I’ve been meaning to sit down and compose some thoughts from this summer’s project with Elizabeth Ellis, who invited me to collaborate on a place-based listening project in Strathcona. We ended up creating the print publication ‘Meet me in Listening’ and hosting a soundwalk of the same name. I’ll post my reflections when possible, but for now also see Elizabeth’s post on the topic. You can read more here
I’m pleased to share my piece “I dreamt this was my home” in New Adventures in Sound Art’s “off the path” compilation (link above). The piece is an abstract narrative and spatial exploration of colonially-produced forest nature parks in the Fraser Valley and the roadways surrounding them. Much of my understanding has also been colonially-produced, and I approach place and memory with intent to illuminate stories hiding in plain sights (through sound) and re-tangle meanings and connections in my story.
The full playlist can be found here:
While in Montreal, I collaborated on a project investigating urban space and ‘situated nostalgia’ by way of sound. With my colleagues, Danica Evering, Leticia Trandafir and Felix Norton-Barsalou, and our supervisor Professor Owen Chapman, we explored a neighbourhood that had been restructured to symbolize Jean Drapeau’s ‘world city’ project of cosmopolitan progress.
Such a space, a failed one as I saw it, was the Montreal Olympic Stadium. Over several weeks, we mapped and explored the grounds, discussed literature on spatial experience, experimented with locative tools, and prepared electroacoustic compositions to share with a team of residents, sound artists, and researchers exploring their own site in Morecambe, UK (part of a long-distance soundmapping collaboration called Echoes and Reflections: A co-located soundmapping venture between Morecambe and Montreal, programmed by the Centre for Mobilities Research at Lancaster University).
Both Morecambe seashore and Montreal Olympic Stadium had aimed, and failed, to be tourist hot spots in the past. Now we were investigating the nostalgic aura of these sites.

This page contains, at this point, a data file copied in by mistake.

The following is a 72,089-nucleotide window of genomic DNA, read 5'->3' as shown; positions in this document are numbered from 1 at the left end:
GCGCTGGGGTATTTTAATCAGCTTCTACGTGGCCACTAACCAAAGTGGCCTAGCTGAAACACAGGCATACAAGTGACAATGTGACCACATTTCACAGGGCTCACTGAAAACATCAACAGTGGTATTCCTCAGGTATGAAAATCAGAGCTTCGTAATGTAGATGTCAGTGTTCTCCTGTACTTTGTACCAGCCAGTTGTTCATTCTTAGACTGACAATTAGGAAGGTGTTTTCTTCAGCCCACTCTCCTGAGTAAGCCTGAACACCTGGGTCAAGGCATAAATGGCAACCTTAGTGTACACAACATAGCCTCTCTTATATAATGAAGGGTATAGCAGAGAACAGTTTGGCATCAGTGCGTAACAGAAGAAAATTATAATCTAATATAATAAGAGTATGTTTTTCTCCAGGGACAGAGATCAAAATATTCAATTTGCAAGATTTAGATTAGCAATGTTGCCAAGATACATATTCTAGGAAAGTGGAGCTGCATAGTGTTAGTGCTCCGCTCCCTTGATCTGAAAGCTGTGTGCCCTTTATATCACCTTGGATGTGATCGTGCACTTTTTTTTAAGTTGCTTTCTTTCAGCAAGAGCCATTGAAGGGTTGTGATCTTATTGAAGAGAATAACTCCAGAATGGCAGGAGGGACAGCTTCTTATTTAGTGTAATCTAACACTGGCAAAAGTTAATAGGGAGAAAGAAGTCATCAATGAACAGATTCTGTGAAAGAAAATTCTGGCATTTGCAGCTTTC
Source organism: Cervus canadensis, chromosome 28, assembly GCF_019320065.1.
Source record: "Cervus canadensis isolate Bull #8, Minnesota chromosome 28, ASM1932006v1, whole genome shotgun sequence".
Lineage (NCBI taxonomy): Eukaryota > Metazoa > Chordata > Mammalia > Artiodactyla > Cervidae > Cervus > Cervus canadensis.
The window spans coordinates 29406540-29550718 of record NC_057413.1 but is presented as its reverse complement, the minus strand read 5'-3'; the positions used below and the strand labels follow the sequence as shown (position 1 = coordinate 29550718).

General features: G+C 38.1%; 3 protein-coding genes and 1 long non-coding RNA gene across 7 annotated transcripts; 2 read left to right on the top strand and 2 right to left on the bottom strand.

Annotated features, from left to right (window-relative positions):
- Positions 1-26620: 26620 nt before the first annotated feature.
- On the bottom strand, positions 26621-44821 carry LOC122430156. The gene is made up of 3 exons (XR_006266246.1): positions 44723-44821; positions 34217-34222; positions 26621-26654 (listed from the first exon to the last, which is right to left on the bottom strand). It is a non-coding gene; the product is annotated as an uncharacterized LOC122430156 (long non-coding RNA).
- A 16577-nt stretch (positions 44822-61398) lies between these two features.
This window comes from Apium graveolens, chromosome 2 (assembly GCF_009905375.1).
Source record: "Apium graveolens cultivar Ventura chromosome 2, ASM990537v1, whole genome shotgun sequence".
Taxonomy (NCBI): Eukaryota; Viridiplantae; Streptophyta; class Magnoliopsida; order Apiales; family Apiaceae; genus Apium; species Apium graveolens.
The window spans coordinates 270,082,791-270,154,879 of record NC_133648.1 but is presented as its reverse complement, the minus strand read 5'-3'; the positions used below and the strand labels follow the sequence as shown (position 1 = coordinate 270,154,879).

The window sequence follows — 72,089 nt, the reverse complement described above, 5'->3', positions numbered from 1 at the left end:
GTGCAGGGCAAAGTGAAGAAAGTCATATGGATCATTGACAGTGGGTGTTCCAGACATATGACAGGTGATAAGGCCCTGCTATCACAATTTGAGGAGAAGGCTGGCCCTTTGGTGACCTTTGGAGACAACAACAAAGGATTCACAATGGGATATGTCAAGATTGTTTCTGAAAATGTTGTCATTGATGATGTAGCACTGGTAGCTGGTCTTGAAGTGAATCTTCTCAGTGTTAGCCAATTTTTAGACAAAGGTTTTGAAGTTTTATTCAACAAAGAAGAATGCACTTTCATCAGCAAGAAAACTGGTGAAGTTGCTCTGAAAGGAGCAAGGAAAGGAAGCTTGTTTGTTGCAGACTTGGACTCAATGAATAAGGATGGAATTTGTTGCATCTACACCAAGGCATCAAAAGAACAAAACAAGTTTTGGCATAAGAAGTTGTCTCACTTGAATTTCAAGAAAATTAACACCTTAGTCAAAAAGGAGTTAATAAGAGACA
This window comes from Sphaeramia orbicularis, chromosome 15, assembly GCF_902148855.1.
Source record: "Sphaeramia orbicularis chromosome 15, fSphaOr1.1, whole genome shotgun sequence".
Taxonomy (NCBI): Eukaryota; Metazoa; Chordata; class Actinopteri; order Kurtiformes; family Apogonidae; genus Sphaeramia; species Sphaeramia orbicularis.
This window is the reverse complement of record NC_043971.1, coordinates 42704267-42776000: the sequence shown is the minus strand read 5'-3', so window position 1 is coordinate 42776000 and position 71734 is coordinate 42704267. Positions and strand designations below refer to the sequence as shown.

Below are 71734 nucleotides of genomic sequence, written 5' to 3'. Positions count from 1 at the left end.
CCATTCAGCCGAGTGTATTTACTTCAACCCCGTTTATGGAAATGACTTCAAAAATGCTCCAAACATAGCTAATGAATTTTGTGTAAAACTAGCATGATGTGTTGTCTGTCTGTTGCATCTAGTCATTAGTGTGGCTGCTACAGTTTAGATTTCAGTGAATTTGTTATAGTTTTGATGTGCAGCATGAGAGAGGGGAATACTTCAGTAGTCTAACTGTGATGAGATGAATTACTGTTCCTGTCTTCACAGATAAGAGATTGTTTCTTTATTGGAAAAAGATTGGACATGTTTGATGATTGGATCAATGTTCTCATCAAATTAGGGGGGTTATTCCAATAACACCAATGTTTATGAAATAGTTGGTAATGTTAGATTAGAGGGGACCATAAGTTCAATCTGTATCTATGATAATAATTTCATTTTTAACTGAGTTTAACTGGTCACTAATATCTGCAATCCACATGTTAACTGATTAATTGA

I joined forces with Danica Evering as field partners, creating an imaginative playground of the grounds through a series of mental explorations, acoustic experiments, and bodily repetitions of the site. Grappling less directly with nostalgia at first, I wondered why the cement complex inspired feelings of awe in me, despite my increasing knowledge of its logistical failure and social grotesqueness. I noted the wasteful energy that powered the massive, empty building and heard voices echoing from bare cement where nothing living thrived, despite the complex’s (categorically separated) botanical gardens and biosphere, and its slogan, L’Espace pour la vie, Space for Life.
Still, I observed my sense of force from the tower (for example, against the clouds or blocking the sun) and my simple satisfaction at the curve of a ramp. I found my storytelling instincts hanging in the geometries of the space, beside the layered meta-narratives and messages installed by the city (tattered banners asking us to ignite the flame, stacks of bus shelters and bike stands glimpsed through tinted basement windows, yellow caution tape, a leaf scuttling or pigeons fluttering improbably amplified in dark recesses of underground garages, the slyness of reconfigurable barrier systems popping up in new places).
Disregarding the wishes of residents, the stadium designers first approached space in geometric and symbolic terms, manifesting imagery despite a massive failure of engineering with the stadium roof (even as its leaning tower was proudly touted as superior, lean-wise, to Pisa). Since then, it has never turned a profit and remains a well-cited case of municipal fiscal incompetence.